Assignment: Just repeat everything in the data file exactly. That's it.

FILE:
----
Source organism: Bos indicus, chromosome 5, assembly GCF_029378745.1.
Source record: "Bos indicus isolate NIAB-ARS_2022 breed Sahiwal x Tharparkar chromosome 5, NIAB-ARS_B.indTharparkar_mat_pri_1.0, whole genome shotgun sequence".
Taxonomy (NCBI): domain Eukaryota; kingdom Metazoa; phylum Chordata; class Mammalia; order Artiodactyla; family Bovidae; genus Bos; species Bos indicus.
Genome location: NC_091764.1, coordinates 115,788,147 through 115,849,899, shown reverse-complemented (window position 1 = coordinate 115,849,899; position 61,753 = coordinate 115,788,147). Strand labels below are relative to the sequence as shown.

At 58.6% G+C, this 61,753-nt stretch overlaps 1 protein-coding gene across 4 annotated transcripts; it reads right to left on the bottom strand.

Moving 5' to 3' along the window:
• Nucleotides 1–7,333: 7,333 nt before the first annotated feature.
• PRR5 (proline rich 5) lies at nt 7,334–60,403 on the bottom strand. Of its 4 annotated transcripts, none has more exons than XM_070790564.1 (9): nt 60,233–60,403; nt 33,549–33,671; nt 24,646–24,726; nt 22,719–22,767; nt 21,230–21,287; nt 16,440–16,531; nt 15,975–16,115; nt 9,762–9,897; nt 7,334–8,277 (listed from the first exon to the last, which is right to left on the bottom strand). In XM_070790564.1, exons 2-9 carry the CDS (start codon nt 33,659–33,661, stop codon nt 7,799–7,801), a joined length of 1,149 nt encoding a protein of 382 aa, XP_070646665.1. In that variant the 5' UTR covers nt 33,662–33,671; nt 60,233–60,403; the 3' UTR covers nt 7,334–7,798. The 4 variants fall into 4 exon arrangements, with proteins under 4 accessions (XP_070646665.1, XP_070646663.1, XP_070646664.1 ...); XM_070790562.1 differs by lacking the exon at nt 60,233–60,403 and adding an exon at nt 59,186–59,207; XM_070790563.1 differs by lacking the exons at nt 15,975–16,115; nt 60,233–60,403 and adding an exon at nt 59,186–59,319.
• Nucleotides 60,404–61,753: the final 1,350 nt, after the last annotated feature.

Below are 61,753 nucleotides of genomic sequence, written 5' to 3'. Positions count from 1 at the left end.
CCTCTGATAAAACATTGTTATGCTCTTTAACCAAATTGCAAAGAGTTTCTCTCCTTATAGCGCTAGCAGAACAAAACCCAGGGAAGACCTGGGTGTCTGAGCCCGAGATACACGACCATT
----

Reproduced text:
Source organism: Bos indicus, chromosome 5, assembly GCF_029378745.1.
Source record: "Bos indicus isolate NIAB-ARS_2022 breed Sahiwal x Tharparkar chromosome 5, NIAB-ARS_B.indTharparkar_mat_pri_1.0, whole genome shotgun sequence".
Taxonomy (NCBI): domain Eukaryota; kingdom Metazoa; phylum Chordata; class Mammalia; order Artiodactyla; family Bovidae; genus Bos; species Bos indicus.
Genome location: NC_091764.1, coordinates 115,788,147 through 115,849,899, shown reverse-complemented (window position 1 = coordinate 115,849,899; position 61,753 = coordinate 115,788,147). Strand labels below are relative to the sequence as shown.

At 58.6% G+C, this 61,753-nt stretch overlaps 1 protein-coding gene across 4 annotated transcripts; it reads right to left on the bottom strand.

Moving 5' to 3' along the window:
• Nucleotides 1–7,333: 7,333 nt before the first annotated feature.
• PRR5 (proline rich 5) lies at nt 7,334–60,403 on the bottom strand. Of its 4 annotated transcripts, none has more exons than XM_070790564.1 (9): nt 60,233–60,403; nt 33,549–33,671; nt 24,646–24,726; nt 22,719–22,767; nt 21,230–21,287; nt 16,440–16,531; nt 15,975–16,115; nt 9,762–9,897; nt 7,334–8,277 (listed from the first exon to the last, which is right to left on the bottom strand). In XM_070790564.1, exons 2-9 carry the CDS (start codon nt 33,659–33,661, stop codon nt 7,799–7,801), a joined length of 1,149 nt encoding a protein of 382 aa, XP_070646665.1. In that variant the 5' UTR covers nt 33,662–33,671; nt 60,233–60,403; the 3' UTR covers nt 7,334–7,798. The 4 variants fall into 4 exon arrangements, with proteins under 4 accessions (XP_070646665.1, XP_070646663.1, XP_070646664.1 ...); XM_070790562.1 differs by lacking the exon at nt 60,233–60,403 and adding an exon at nt 59,186–59,207; XM_070790563.1 differs by lacking the exons at nt 15,975–16,115; nt 60,233–60,403 and adding an exon at nt 59,186–59,319.
• Nucleotides 60,404–61,753: the final 1,350 nt, after the last annotated feature.

Below are 61,753 nucleotides of genomic sequence, written 5' to 3'. Positions count from 1 at the left end.
CCTCTGATAAAACATTGTTATGCTCTTTAACCAAATTGCAAAGAGTTTCTCTCCTTATAGCGCTAGCAGAACAAAACCCAGGGAAGACCTGGGTGTCTGAGCCCGAGATACACGACCATT